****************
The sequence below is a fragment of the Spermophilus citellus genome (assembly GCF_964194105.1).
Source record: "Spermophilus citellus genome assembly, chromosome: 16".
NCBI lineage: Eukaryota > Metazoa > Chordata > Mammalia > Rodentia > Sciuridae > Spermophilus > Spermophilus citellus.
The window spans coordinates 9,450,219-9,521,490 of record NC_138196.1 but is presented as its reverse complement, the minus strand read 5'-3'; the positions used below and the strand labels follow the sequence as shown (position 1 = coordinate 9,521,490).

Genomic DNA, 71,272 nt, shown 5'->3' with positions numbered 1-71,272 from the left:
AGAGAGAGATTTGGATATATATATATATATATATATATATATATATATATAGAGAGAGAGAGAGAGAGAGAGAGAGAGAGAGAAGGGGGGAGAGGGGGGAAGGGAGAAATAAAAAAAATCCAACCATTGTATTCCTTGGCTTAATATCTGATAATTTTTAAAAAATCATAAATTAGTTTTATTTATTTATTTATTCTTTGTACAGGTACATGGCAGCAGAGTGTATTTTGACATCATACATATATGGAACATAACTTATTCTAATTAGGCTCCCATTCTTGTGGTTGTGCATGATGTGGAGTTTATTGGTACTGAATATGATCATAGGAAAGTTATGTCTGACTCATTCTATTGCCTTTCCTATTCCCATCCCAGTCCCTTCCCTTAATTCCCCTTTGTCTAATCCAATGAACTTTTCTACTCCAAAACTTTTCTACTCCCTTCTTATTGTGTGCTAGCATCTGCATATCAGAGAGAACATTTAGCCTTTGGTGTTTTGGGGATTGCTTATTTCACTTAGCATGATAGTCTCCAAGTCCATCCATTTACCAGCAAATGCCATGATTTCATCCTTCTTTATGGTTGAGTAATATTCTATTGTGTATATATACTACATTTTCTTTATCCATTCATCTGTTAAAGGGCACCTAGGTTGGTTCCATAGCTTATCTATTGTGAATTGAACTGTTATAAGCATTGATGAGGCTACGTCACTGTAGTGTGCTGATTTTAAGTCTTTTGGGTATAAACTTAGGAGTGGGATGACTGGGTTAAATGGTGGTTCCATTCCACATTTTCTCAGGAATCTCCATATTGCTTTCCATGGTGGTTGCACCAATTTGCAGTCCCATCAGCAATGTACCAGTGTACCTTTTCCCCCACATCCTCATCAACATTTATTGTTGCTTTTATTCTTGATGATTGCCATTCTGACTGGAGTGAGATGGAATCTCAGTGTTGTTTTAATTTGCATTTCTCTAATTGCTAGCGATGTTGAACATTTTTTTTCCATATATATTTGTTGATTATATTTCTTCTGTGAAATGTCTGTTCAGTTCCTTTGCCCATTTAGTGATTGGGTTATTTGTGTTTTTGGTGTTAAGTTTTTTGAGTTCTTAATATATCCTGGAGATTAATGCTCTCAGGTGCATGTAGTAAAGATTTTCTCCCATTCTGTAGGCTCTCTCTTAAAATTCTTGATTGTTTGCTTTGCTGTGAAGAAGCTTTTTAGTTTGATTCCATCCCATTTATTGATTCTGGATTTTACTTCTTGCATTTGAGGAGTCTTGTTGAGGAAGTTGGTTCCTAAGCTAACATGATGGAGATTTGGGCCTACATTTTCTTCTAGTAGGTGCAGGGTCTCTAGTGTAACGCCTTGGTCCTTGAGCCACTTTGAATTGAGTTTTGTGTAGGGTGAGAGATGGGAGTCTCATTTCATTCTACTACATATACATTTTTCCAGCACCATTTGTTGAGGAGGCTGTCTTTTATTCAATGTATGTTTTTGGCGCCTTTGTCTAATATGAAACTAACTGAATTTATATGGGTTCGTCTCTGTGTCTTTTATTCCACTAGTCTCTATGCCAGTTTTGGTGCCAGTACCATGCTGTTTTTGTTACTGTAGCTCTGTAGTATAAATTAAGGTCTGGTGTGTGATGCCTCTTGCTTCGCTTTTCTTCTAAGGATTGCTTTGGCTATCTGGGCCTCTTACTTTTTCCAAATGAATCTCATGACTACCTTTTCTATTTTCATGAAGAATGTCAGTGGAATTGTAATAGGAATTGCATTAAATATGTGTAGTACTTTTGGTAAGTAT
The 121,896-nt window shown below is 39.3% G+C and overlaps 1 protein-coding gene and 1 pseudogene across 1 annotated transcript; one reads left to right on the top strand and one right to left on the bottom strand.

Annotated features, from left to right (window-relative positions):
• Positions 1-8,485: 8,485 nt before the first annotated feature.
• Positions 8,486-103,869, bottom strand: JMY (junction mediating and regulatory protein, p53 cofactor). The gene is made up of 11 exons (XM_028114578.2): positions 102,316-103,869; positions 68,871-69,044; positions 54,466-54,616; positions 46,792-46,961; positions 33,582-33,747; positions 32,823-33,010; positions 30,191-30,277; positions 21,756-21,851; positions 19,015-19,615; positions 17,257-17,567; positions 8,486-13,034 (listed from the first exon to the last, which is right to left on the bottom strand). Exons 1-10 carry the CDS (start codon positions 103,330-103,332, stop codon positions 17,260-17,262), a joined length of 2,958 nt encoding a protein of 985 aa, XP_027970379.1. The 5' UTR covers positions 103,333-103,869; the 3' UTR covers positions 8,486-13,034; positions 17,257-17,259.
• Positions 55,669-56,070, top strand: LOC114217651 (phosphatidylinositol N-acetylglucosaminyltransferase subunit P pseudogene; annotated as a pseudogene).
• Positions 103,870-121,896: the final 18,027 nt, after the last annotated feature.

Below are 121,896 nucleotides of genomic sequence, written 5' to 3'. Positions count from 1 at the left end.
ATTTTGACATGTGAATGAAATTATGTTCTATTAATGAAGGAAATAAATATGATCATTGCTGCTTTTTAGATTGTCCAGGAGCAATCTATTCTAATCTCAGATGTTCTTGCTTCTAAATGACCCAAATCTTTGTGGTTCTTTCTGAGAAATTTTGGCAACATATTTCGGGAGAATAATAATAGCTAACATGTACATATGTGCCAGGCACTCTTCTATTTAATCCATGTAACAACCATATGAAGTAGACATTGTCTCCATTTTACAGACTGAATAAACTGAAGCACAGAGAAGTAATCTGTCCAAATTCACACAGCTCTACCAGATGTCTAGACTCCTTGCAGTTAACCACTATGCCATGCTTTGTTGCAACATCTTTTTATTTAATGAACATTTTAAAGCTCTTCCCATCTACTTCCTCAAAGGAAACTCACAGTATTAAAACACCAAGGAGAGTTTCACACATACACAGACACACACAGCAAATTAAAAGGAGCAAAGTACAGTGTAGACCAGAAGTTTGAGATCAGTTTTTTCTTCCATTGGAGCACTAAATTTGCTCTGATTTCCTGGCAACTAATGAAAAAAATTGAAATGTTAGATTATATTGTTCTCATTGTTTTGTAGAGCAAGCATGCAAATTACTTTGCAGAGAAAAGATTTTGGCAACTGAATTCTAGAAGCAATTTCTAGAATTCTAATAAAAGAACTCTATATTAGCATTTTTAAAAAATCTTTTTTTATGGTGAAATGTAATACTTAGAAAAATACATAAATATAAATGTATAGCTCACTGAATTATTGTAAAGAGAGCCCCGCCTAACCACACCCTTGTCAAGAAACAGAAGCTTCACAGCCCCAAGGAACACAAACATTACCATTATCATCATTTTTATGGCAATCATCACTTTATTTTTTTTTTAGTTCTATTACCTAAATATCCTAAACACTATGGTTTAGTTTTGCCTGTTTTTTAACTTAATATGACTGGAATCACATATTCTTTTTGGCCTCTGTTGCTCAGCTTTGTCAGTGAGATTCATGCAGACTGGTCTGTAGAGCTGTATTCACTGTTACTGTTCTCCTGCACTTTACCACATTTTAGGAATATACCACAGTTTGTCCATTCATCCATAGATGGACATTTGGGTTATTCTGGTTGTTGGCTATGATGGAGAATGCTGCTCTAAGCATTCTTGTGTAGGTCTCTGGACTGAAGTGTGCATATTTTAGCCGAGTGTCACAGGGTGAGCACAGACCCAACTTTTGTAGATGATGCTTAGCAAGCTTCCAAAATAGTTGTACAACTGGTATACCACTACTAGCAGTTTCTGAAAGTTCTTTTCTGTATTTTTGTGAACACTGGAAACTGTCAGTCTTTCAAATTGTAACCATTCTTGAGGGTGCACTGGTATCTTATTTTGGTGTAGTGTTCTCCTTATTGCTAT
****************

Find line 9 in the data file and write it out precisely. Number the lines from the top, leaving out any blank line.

• Positions 1-8,485: 8,485 nt before the first annotated feature.